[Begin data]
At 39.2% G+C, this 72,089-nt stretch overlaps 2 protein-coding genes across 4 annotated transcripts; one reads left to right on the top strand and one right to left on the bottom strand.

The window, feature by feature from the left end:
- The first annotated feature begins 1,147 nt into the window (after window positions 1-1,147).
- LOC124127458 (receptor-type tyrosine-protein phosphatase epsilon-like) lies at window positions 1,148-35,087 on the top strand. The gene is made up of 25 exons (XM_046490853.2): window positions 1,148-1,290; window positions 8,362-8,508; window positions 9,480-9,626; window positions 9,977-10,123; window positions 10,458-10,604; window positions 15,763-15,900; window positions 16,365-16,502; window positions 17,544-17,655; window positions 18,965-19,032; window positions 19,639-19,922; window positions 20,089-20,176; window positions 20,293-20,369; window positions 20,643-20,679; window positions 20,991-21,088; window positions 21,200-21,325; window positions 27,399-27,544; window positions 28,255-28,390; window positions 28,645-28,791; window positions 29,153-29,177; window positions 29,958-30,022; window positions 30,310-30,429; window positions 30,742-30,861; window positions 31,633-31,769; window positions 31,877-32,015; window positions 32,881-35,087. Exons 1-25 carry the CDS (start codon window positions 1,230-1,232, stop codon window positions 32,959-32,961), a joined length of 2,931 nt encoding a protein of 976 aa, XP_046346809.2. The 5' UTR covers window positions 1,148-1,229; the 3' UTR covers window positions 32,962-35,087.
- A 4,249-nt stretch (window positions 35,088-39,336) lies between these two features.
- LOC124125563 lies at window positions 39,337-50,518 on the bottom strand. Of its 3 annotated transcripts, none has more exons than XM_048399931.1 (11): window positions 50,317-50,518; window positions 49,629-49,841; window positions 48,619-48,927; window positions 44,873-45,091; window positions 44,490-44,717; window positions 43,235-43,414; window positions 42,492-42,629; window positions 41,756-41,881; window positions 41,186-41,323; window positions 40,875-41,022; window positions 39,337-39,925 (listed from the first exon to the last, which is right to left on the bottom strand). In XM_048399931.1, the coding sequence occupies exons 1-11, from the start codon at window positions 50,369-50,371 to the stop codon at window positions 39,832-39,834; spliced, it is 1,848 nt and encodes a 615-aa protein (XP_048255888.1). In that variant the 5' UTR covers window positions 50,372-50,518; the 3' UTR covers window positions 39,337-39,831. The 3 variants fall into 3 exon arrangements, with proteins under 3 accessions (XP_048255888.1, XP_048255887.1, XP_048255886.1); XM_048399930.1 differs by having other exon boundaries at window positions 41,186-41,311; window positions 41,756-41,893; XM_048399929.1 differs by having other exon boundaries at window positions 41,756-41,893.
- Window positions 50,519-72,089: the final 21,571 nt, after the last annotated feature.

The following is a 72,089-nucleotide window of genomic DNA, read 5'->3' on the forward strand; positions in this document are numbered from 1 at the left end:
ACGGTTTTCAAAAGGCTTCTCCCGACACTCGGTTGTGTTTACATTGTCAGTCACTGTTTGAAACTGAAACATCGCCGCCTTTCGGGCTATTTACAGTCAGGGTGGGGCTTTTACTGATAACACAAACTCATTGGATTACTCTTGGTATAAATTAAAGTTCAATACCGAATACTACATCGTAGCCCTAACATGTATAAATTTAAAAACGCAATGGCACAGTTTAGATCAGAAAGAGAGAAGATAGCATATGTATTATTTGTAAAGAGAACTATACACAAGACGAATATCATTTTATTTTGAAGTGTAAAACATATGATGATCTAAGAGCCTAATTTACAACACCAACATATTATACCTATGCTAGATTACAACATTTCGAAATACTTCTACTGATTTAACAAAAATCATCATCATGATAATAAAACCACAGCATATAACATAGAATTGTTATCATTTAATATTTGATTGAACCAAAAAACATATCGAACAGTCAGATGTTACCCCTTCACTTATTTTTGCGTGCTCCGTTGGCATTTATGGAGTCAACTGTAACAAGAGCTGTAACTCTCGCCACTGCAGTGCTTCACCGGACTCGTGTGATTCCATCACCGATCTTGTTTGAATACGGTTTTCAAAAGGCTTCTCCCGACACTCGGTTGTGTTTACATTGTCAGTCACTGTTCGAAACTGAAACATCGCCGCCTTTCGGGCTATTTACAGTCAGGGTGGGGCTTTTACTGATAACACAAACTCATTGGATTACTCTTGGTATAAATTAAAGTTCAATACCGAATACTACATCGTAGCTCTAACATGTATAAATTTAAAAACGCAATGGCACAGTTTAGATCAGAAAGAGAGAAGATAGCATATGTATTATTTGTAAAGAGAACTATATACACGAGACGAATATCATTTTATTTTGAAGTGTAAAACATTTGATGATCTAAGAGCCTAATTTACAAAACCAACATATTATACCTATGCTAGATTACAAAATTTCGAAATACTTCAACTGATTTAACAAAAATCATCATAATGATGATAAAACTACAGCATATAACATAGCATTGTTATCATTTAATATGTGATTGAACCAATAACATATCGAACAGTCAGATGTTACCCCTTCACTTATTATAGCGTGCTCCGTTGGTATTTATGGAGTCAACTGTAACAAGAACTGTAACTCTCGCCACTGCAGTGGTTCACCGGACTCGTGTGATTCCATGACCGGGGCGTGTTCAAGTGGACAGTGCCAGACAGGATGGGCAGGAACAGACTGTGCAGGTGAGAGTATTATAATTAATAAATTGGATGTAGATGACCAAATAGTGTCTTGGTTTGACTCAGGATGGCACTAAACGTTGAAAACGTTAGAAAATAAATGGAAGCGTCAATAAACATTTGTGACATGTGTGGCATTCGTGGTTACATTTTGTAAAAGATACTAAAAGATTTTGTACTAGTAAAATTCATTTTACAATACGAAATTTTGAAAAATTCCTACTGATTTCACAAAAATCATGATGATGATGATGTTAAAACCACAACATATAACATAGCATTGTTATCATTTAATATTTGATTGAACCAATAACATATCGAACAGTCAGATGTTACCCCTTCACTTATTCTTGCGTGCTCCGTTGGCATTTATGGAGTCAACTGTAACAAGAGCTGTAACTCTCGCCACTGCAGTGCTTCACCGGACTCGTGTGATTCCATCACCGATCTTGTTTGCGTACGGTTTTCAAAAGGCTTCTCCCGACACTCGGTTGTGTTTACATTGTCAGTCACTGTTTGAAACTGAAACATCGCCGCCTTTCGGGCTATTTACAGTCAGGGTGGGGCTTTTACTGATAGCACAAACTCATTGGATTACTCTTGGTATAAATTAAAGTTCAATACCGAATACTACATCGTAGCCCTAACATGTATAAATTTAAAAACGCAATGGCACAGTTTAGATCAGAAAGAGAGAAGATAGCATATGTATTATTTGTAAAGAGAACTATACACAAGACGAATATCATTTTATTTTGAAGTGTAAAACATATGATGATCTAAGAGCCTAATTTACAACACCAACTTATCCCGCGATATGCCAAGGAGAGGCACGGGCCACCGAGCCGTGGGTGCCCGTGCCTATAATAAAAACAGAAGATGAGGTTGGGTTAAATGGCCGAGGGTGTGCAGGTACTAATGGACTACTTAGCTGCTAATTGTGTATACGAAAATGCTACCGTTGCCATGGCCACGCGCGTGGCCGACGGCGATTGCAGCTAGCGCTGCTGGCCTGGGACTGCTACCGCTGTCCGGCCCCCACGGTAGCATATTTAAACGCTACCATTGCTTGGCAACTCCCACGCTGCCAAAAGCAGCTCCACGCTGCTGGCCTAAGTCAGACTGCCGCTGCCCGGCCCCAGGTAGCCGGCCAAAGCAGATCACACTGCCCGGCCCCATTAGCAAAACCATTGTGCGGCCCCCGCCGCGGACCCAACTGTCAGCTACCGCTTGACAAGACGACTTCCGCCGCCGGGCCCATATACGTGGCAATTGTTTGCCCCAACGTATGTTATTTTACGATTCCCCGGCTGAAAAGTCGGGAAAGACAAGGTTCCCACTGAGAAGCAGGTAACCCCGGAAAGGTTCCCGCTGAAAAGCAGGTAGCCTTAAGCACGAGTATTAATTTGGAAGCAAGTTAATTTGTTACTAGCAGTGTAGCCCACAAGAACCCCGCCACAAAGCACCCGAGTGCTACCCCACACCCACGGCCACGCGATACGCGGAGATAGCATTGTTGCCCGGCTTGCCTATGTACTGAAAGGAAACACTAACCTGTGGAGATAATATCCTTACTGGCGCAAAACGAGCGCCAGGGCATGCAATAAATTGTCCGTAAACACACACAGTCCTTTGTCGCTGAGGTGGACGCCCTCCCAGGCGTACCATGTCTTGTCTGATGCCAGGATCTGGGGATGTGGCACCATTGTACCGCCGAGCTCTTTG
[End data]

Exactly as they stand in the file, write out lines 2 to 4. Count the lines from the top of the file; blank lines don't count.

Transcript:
The window, feature by feature from the left end:
- The first annotated feature begins 1,147 nt into the window (after window positions 1-1,147).
- LOC124127458 (receptor-type tyrosine-protein phosphatase epsilon-like) lies at window positions 1,148-35,087 on the top strand. The gene is made up of 25 exons (XM_046490853.2): window positions 1,148-1,290; window positions 8,362-8,508; window positions 9,480-9,626; window positions 9,977-10,123; window positions 10,458-10,604; window positions 15,763-15,900; window positions 16,365-16,502; window positions 17,544-17,655; window positions 18,965-19,032; window positions 19,639-19,922; window positions 20,089-20,176; window positions 20,293-20,369; window positions 20,643-20,679; window positions 20,991-21,088; window positions 21,200-21,325; window positions 27,399-27,544; window positions 28,255-28,390; window positions 28,645-28,791; window positions 29,153-29,177; window positions 29,958-30,022; window positions 30,310-30,429; window positions 30,742-30,861; window positions 31,633-31,769; window positions 31,877-32,015; window positions 32,881-35,087. Exons 1-25 carry the CDS (start codon window positions 1,230-1,232, stop codon window positions 32,959-32,961), a joined length of 2,931 nt encoding a protein of 976 aa, XP_046346809.2. The 5' UTR covers window positions 1,148-1,229; the 3' UTR covers window positions 32,962-35,087.